Adriana and Ştefan are a dynamic duo, they share their profession and their private life, they finish each other’s sentences and, most of all, they both have a vast curiosity. Out of all the interviews I ever conducted, they were the only subjects who knew about me as much as I knew about them. The urge to document and crosscheck everything, including the journalist you’ll meet, seems to be an occupational hazard. Ștefan agrees: “If you aren’t a curious person, you might as well quit. You must be curious from the morning until the night falls. I am a news freak myself, I read many Romanian and foreign news sources. I need my constant contact with the media, and it happens in short sessions during the entire day”.
His thirst for information does not only apply to the news – Ștefan studied to become a doctor, and found his academic formation extremely useful as a PR & Communication graduate and, later on, as branding professor for a master class hosted by the University of Bucharest. Adriana, a journalist by formation, and an HR specialist by experience, describes him as a gifted storyteller. She is also devoted to unlimited and unbiased curiosity. “It’s mandatory”, she says, “because we have to find insights, to manage to tell the client something new and essential about his business. We collected so far, during previous projects, detailed information ranging from the beer markets to building materials, pharmaceuticals, health care or food markets”.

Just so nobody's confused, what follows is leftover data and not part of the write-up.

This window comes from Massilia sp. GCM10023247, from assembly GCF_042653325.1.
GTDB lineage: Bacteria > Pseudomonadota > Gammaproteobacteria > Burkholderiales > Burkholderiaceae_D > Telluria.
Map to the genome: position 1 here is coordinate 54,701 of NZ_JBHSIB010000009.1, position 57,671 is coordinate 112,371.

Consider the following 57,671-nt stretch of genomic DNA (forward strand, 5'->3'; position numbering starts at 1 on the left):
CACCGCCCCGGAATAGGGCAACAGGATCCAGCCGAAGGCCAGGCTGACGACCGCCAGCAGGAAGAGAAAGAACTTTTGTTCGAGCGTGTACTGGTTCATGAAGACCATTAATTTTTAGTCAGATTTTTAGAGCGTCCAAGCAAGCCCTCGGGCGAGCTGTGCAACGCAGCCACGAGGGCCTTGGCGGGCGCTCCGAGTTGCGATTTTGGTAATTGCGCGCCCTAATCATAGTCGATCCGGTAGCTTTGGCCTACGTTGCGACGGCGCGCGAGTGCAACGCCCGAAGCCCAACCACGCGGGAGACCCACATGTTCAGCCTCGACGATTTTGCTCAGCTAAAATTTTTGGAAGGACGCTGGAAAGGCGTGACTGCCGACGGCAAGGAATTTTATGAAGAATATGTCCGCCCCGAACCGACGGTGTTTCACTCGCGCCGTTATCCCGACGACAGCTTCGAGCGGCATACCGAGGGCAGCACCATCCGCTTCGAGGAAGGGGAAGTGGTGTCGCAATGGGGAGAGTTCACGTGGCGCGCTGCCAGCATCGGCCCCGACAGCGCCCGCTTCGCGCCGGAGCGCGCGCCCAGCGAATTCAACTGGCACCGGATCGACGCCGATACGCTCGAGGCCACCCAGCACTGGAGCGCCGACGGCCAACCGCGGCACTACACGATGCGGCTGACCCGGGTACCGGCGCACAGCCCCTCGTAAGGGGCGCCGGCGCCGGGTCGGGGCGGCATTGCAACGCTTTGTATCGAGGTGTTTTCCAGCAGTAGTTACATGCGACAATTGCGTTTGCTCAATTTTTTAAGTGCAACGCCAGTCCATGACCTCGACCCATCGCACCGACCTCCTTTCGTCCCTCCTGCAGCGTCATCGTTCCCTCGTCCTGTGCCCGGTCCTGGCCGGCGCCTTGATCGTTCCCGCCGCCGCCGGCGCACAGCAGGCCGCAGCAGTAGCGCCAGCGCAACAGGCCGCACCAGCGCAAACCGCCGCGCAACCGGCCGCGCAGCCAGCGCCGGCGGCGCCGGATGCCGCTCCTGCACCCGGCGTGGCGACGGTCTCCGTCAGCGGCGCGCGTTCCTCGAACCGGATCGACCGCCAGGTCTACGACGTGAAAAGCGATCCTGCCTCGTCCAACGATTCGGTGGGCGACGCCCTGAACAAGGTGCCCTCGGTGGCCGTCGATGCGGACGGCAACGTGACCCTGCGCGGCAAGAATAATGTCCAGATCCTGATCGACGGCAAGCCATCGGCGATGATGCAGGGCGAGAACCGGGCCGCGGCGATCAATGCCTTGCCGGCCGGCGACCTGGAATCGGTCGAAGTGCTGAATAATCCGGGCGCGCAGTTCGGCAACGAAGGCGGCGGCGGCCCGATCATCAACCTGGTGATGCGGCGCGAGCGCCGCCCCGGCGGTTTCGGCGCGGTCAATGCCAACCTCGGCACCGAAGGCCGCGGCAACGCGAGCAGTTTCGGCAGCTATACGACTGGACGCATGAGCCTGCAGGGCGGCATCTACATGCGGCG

Doing business within the family might not seem like a good idea for everybody, but the Storience founders agree to disagree. “We love our job and we don’t need a switch between our professional and private life. You cannot stop thinking about a project just because your office hours are over. It does not work this way. Not for us!”